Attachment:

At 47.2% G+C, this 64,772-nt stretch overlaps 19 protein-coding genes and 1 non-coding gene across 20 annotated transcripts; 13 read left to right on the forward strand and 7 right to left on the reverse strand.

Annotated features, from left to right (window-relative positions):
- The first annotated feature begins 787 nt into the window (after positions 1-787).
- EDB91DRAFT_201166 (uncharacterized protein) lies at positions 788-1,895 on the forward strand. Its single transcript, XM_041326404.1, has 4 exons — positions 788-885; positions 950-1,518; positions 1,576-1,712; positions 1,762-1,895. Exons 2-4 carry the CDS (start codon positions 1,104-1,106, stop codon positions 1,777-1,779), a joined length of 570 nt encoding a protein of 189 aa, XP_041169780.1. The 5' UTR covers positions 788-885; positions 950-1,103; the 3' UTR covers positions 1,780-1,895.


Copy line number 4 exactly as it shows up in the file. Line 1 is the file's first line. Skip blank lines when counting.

- EDB91DRAFT_201166 (uncharacterized protein) lies at positions 788-1,895 on the forward strand. Its single transcript, XM_041326404.1, has 4 exons — positions 788-885; positions 950-1,518; positions 1,576-1,712; positions 1,762-1,895. Exons 2-4 carry the CDS (start codon positions 1,104-1,106, stop codon positions 1,777-1,779), a joined length of 570 nt encoding a protein of 189 aa, XP_041169780.1. The 5' UTR covers positions 788-885; positions 950-1,103; the 3' UTR covers positions 1,780-1,895.